• Thieves get a modifier to Detect Noise and Find Traps (but not remove traps) of 18=+10%, 17=+5%, 4=-5%, and 3=-10%.

CHAPTER 2: Races

  • The standard races, with the exception of Gnomes (see below) are mechanically the same as in the PHB but some of the "fluff" material has changed. Ask your DM for more information about the Golarian version of the various races.
  • Level Limits: We are using the Slow Advancement optional rule from DMG page 14 which allows demihumans to exceed level limits but when they reach the level limit they only receive 33% of the standard xp award.
  • Any of the PHB Races may now choose any class with any class not typically allowed being considered to have a Level Limit (see above) of zero (ie they receive only 33% of the standard xp award for ALL levels).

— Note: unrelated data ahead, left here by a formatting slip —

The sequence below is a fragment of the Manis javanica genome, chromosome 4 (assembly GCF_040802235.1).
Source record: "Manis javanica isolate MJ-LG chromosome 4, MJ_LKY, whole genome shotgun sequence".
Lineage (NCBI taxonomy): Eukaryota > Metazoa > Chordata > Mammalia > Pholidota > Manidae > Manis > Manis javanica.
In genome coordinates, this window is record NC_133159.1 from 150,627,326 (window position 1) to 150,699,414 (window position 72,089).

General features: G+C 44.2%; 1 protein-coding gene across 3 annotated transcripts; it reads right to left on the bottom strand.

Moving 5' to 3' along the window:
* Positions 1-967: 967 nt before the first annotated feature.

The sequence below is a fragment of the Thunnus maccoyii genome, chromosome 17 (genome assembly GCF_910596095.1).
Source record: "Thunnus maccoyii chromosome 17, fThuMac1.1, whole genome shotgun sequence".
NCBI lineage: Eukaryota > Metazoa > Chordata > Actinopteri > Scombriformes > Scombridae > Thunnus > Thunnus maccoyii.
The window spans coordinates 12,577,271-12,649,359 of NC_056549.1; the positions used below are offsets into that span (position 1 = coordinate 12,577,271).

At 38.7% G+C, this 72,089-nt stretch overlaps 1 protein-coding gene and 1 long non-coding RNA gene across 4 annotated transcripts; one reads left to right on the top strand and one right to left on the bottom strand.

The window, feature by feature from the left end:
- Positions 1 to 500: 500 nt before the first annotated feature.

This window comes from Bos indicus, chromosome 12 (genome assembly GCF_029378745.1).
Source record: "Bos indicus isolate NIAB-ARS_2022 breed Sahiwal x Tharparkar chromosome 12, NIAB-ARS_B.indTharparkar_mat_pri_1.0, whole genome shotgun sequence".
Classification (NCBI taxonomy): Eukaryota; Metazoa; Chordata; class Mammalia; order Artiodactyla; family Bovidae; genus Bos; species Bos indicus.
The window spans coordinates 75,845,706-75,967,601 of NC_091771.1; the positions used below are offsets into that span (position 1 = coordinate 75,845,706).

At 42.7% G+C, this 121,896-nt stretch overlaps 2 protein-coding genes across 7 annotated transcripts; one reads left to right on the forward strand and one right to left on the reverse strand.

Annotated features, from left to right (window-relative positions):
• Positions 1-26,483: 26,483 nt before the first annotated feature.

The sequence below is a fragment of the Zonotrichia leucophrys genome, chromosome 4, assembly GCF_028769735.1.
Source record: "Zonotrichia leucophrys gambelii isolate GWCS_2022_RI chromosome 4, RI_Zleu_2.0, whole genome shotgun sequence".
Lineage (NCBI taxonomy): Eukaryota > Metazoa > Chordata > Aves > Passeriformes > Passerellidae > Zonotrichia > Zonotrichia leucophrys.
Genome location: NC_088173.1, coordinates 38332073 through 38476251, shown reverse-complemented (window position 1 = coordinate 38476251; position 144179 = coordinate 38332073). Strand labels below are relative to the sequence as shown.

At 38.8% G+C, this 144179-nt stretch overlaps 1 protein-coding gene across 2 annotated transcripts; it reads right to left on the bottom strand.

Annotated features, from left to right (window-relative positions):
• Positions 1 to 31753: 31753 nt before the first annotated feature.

• All Gnomes in Golarion are Forest Gnomes (as given in The Complete Book of Gnomes and Halflings). Ask the DM for more information about Gnomes of Golarion.
  • There are five types of Elves in Golarion:
    • High elves are the most numerous and generally come from Kyonin or the Mierani Forest (they are as the standard High Elves in the PHB or the Complete Book of Elves ("CBOE")).
    • Mordant Spire Elves are rare (they are as Grey Elves in the CBOE).
    • Not all elves are civilized. The Wild Elves in the jungles Mwanji Expanse live comparatively primitive existences (they are as Sylvan Elves in the CBOE).
    • Aquatic Elves are known to live in the oceans to the west.
    • Forlorn Elves are those that are raised outside of elven society. They are the same as high elves except they gain a +1 bonus to saving throws vs fear effects and suffer a -2 penalty to reactions rolls when dealing with non-forlorn elves.